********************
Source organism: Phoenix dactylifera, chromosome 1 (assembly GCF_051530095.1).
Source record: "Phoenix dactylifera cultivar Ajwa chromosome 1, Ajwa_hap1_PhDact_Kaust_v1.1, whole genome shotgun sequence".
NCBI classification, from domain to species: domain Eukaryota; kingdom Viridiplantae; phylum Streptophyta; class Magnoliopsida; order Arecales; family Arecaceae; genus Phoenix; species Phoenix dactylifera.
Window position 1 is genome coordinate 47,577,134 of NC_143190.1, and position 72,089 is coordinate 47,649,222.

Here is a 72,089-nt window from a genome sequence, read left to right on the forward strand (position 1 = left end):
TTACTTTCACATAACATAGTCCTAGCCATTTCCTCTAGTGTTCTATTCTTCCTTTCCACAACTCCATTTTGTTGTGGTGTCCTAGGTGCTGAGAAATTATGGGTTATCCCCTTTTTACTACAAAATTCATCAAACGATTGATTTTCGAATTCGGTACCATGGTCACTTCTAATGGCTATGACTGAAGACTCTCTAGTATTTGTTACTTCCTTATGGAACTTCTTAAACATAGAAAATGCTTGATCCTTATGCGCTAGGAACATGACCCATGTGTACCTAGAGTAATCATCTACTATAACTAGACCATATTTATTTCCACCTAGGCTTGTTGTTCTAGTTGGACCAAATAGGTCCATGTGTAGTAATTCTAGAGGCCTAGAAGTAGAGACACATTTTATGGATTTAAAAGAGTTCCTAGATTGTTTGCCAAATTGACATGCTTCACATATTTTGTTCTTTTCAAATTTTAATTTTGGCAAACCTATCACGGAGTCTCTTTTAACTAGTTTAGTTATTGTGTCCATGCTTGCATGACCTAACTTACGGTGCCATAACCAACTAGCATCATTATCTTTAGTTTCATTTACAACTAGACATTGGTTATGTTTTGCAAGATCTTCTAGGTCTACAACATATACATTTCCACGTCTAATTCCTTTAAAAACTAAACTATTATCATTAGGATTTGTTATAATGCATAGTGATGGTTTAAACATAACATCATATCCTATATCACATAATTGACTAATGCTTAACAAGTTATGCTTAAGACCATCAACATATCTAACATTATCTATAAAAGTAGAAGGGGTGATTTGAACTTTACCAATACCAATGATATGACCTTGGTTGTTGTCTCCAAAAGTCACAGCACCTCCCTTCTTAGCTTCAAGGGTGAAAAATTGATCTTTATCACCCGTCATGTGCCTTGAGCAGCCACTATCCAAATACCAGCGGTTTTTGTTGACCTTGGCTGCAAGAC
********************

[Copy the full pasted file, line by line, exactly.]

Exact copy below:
Source organism: Phoenix dactylifera, chromosome 1 (assembly GCF_051530095.1).
Source record: "Phoenix dactylifera cultivar Ajwa chromosome 1, Ajwa_hap1_PhDact_Kaust_v1.1, whole genome shotgun sequence".
NCBI classification, from domain to species: domain Eukaryota; kingdom Viridiplantae; phylum Streptophyta; class Magnoliopsida; order Arecales; family Arecaceae; genus Phoenix; species Phoenix dactylifera.
Window position 1 is genome coordinate 47,577,134 of NC_143190.1, and position 72,089 is coordinate 47,649,222.

Here is a 72,089-nt window from a genome sequence, read left to right on the forward strand (position 1 = left end):
TTACTTTCACATAACATAGTCCTAGCCATTTCCTCTAGTGTTCTATTCTTCCTTTCCACAACTCCATTTTGTTGTGGTGTCCTAGGTGCTGAGAAATTATGGGTTATCCCCTTTTTACTACAAAATTCATCAAACGATTGATTTTCGAATTCGGTACCATGGTCACTTCTAATGGCTATGACTGAAGACTCTCTAGTATTTGTTACTTCCTTATGGAACTTCTTAAACATAGAAAATGCTTGATCCTTATGCGCTAGGAACATGACCCATGTGTACCTAGAGTAATCATCTACTATAACTAGACCATATTTATTTCCACCTAGGCTTGTTGTTCTAGTTGGACCAAATAGGTCCATGTGTAGTAATTCTAGAGGCCTAGAAGTAGAGACACATTTTATGGATTTAAAAGAGTTCCTAGATTGTTTGCCAAATTGACATGCTTCACATATTTTGTTCTTTTCAAATTTTAATTTTGGCAAACCTATCACGGAGTCTCTTTTAACTAGTTTAGTTATTGTGTCCATGCTTGCATGACCTAACTTACGGTGCCATAACCAACTAGCATCATTATCTTTAGTTTCATTTACAACTAGACATTGGTTATGTTTTGCAAGATCTTCTAGGTCTACAACATATACATTTCCACGTCTAATTCCTTTAAAAACTAAACTATTATCATTAGGATTTGTTATAATGCATAGTGATGGTTTAAACATAACATCATATCCTATATCACATAATTGACTAATGCTTAACAAGTTATGCTTAAGACCATCAACATATCTAACATTATCTATAAAAGTAGAAGGGGTGATTTGAACTTTACCAATACCAATGATATGACCTTGGTTGTTGTCTCCAAAAGTCACAGCACCTCCCTTCTTAGCTTCAAGGGTGAAAAATTGATCTTTATCACCCGTCATGTGCCTTGAGCAGCCACTATCCAAATACCAGCGGTTTTTGTTGACCTTGGCTGCAAGAC